Homeschoolers in France, for example, have to be very careful about using religious arguments because of the government’s campaign against cults, says Dan Daniels. And interviewed homeschoolers in Germany say that mentioning religious motivation will automatically cause homeschoolers to lose the argument.
Furthermore, the concept of parental rights to direct the education and upbringing of their children is not always clearly established in countries outside the U.S. “As an argument for the right to homeschool,” says HSLDA Staff Attorney Mike Donnelly, “parental rights may be no more helpful in these countries than the concept of religious liberty.”
The governments and societies of many (if not most) nations worldwide see the family and the education of children as something that must fit into and better society. Standardization is vital and the government and professionals decide what is best. Daniels in France says that many parents have lost the vision for significantly impacting their children’s lives and minds.
In current post-communist countries, homeschoolers are confronting decades of systematic destruction of an individual work ethic, the concept of family, and the value of family life.
“Communists took families and broke them up on purpose,” says Sandra Lovelace. “They sent mothers one way and fathers another. It was a specific plan to destroy the families. So people living in these countries have no idea about families.”
Cultural Roots Run Deep
In Latin American cultures, going against the grandparents’ advice is almost sacrilegious, says Kathleen Burotto, an American homeschool pioneer who grew up in Chile and recently returned to help South American homeschoolers.
“Latin Americans have a deep respect for the older generation and it is very hard to go against that tide,” she says. “They have to go against nature to oppose older doubting relatives, which makes homeschooling more difficult.”
Cultural traditions shape how people react to homeschooling in different countries, impact what kind of challenges homeschoolers face, and influence what kind of benefits they experience. For example, Americans esteem nonconformity and possess an ingrained distrust of the government. These concepts are built into our culture, written into our founding documents, and have greatly served the American homeschool community. When American homeschoolers challenged the government’s right to control their children’s education and upbringing, they were in line with cultural ideals.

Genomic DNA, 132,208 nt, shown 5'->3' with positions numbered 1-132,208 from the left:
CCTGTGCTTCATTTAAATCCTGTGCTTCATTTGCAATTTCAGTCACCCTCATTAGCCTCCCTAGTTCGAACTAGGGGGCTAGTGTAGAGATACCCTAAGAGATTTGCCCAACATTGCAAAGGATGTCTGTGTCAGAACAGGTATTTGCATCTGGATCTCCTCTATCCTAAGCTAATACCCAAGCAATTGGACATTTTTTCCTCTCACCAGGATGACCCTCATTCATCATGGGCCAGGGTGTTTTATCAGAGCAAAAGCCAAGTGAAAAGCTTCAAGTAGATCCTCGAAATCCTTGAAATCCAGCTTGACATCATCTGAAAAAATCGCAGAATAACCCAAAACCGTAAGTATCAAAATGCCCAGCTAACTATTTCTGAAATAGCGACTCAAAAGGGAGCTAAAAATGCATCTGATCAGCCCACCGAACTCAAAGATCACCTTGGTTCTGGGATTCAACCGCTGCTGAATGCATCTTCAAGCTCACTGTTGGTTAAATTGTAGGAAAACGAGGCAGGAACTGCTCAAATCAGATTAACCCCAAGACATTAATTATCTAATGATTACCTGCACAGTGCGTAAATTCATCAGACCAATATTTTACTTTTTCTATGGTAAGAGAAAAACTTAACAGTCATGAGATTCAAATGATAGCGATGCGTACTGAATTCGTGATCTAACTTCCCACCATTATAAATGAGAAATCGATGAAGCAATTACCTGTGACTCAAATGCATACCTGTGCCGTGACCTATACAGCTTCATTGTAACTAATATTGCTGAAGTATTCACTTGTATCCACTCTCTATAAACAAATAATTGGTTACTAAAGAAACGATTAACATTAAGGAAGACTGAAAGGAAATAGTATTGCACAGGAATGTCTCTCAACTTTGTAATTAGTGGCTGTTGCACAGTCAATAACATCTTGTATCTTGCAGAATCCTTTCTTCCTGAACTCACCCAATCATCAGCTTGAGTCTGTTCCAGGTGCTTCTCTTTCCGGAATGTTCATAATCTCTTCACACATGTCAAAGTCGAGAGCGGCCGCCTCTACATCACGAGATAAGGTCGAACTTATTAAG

Other cultures do not necessarily share these ideals.
In Asian cultures, innovation and creativity have historically been encouraged (in fact, Japanese homeschoolers have convinced the powerful business community to invest monetarily in their cause), but tradition and structure are also highly esteemed.
“Asians tend to be very structured and orderly,” says Taiwanese Benjamin Fan. “Most people see homeschoolers as being out of line. But some think of us as being ‘creative’ and ‘thinking outside the box,’ which is a good kind of ‘out of line.’ ”
Joerg Grosseluemern says that “people in our country are used to being obedient to those who are in power. In Germany’s history, beginning in Prussia and later under Hitler and in the former German Democratic Republic under Honecker, political regimes were authoritarian and demanded absolute obedience.”
“Most German parents have never heard about the possibility of learning another way—they think only skilled teachers are able to educate their children,” he continues. “They have a strong belief in experts. The idea that learning is also possible in a free and independent way is completely strange to them.”
Dan Daniels says that the French culture also “wants to follow a professional.” So when a professional evaluator annually comes to examine homeschooling children, many families find it reassuring rather than invasive.
Such an emphasis on excellence and professionalism is certainly to be applauded. But, much as America’s emphasis on liberty and individuality can lead to irresponsibility and rebellion, other countries’ cultural traits can also be detrimental if treated as absolutes that allow no room for improvement.
A healthy appreciation of cultural roots can stimulate and strengthen the homeschool movement in these various countries. What Americans may see as negative or invasive ideas and standards, many of these homeschoolers may find comforting, familiar, and helpful as they raise their children.
Truth, Justice, and the Only Way?
We Americans pride ourselves on the strengths of our culture. On the one hand, we treasure nonconformity and the uniqueness of the individual. Separatists and pilgrims founded this nation, and the cowboy and pioneer remain all-American heroes.
On the other hand, Americans do not hesitate to connect—to gather together to achieve common goals. In fact, in the mid-1800s, French aristocrat Alexis de Tocqueville observed in his book Democracy in America, that Americans have an obsession with forming associations around every little thing.